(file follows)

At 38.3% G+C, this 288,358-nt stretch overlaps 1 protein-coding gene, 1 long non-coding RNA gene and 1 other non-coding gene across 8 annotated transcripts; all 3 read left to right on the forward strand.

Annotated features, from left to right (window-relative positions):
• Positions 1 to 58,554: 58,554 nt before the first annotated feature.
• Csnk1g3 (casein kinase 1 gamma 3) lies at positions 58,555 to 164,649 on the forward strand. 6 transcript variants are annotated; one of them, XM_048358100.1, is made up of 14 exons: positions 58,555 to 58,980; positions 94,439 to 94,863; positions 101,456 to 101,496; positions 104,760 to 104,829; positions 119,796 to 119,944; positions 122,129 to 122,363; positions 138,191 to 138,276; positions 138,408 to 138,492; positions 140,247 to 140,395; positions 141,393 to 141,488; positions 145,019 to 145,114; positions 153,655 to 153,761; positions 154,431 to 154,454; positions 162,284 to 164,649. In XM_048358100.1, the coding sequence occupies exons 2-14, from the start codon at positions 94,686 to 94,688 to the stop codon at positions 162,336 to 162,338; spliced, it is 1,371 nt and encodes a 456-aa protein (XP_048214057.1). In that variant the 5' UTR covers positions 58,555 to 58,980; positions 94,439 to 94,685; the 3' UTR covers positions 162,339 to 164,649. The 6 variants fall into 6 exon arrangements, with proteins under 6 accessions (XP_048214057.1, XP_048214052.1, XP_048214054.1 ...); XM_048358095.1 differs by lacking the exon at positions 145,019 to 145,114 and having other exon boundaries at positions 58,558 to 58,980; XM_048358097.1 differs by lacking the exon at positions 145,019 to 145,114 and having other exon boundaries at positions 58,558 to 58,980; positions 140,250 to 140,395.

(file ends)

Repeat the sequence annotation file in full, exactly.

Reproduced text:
At 38.3% G+C, this 288,358-nt stretch overlaps 1 protein-coding gene, 1 long non-coding RNA gene and 1 other non-coding gene across 8 annotated transcripts; all 3 read left to right on the forward strand.

Annotated features, from left to right (window-relative positions):
• Positions 1 to 58,554: 58,554 nt before the first annotated feature.
• Csnk1g3 (casein kinase 1 gamma 3) lies at positions 58,555 to 164,649 on the forward strand. 6 transcript variants are annotated; one of them, XM_048358100.1, is made up of 14 exons: positions 58,555 to 58,980; positions 94,439 to 94,863; positions 101,456 to 101,496; positions 104,760 to 104,829; positions 119,796 to 119,944; positions 122,129 to 122,363; positions 138,191 to 138,276; positions 138,408 to 138,492; positions 140,247 to 140,395; positions 141,393 to 141,488; positions 145,019 to 145,114; positions 153,655 to 153,761; positions 154,431 to 154,454; positions 162,284 to 164,649. In XM_048358100.1, the coding sequence occupies exons 2-14, from the start codon at positions 94,686 to 94,688 to the stop codon at positions 162,336 to 162,338; spliced, it is 1,371 nt and encodes a 456-aa protein (XP_048214057.1). In that variant the 5' UTR covers positions 58,555 to 58,980; positions 94,439 to 94,685; the 3' UTR covers positions 162,339 to 164,649. The 6 variants fall into 6 exon arrangements, with proteins under 6 accessions (XP_048214057.1, XP_048214052.1, XP_048214054.1 ...); XM_048358095.1 differs by lacking the exon at positions 145,019 to 145,114 and having other exon boundaries at positions 58,558 to 58,980; XM_048358097.1 differs by lacking the exon at positions 145,019 to 145,114 and having other exon boundaries at positions 58,558 to 58,980; positions 140,250 to 140,395.